¶ 19 Our statement in Jones that we “[did] not retreat from” Pakula’s holding “that consecutive sentences of probation are unlawful,” id. at 27, 601 P.2d at 1063, plainly was dictum. The trial court in Jones sentenced the defendant to a prison term, followed by probation. Id. at 25, 601 P.2d at 1061. More importantly, the Court suggested in Jones thatPakula was illogical, noting that “[t]here is logically no reason why a judge should not be able to do in one two-count indictment what he could also do in two one-count indictments.”Id. at 26, 601 P.2d at 1062.

¶ 20 We now recognize that the Jones dictum was incorrect— § 13-903(A) allows imposition of consecutive terms of probation whether or not the charges are made in the same indictment. Moreover, Jones did not

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expressly recognize that the criminal code had been revised since Pakula. The court of appeals did not err in relying on our prior cases here. But, in order to avoid future confusion, we today expressly disavow the Jones dictum and hold that trial courts have discretion to make terms of probation consecutive, whether or not the charges on which the convictions are based were in the same indictment or separate indictments.

IV.

¶ 21 Our conclusion comports not only with the most reasonable reading of § 13-903(A), but also with public policy considerations. In sentencing a defendant for multiple convictions, trial judges might seek to impose a distinct sanction for each count. If trial courts cannot achieve that effect by using consecutive terms of probation, they could be forced to combine a prison sentence with subsequent probation, as Jones allows, even though they otherwise would not have sentenced the defendant to a prison term at all. This result needlessly increases the state’s prison population and is contrary to the rehabilitative goals of the probation statutes. See State v. Smith, 112 Ariz. 416, 419, 542 P.2d 1115, 1118 (1975) (recognizing probation as “a sentencing alternative which a court may use in its sound judicial discretion when the rehabilitation of the defendant can be accomplished with restrictive freedom rather than imprisonment”). In addition, a rule that consecutive probation terms may only be imposed where multiple offenses are charged in separate indictments might undesirably discourage the consolidation of charges, even when otherwise warranted by concerns for judicial economy or practicality.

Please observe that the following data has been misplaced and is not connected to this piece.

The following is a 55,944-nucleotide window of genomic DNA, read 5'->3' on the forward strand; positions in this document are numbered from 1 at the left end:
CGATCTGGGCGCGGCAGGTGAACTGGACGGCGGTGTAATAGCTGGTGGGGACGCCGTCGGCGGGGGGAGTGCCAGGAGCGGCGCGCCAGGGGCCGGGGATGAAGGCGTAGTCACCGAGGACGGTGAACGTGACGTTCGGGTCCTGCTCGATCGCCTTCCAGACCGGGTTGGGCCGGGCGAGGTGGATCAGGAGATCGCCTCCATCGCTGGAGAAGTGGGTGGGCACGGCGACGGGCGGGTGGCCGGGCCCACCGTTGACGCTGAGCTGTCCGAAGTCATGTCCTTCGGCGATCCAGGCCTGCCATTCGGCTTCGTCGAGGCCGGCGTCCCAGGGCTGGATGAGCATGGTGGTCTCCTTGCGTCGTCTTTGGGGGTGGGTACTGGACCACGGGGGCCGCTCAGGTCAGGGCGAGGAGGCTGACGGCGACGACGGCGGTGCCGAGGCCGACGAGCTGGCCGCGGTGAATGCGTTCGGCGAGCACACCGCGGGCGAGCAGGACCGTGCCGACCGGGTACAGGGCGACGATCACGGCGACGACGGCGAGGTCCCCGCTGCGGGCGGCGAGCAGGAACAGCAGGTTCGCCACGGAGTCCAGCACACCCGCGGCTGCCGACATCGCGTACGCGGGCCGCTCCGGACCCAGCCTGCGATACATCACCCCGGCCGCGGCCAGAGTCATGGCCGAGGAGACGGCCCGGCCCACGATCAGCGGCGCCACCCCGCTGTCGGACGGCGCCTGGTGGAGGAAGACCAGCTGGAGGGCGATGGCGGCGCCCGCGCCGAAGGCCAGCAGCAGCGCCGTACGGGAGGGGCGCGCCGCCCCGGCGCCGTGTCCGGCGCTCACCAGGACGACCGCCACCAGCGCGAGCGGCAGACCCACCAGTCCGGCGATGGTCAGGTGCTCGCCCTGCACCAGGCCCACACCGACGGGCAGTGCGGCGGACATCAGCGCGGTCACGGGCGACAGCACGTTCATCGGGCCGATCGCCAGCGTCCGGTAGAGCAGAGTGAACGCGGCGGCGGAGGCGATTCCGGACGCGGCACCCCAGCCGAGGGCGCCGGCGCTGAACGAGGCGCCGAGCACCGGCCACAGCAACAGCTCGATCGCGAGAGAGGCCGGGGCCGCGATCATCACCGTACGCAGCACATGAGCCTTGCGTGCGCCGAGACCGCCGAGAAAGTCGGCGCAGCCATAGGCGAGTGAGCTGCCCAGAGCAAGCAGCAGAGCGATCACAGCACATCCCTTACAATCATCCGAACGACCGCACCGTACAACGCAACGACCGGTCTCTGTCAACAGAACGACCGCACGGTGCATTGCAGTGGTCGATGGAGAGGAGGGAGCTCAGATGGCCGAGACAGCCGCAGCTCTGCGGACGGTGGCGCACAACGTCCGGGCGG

¶ 22 Bowsher argues that allowing consecutive terms of probation could lead to the “absurd result” of judges stacking a large number of such terms, creating what is essentially a lifetime probation term. But the Legislature has already authorized lifetime probation terms for certain offenses. See A.R.S. § 13-902(E). And if the Legislature was concerned with this prospect, it could have adopted the MPC’s explicit concurrent-term requirement.

V.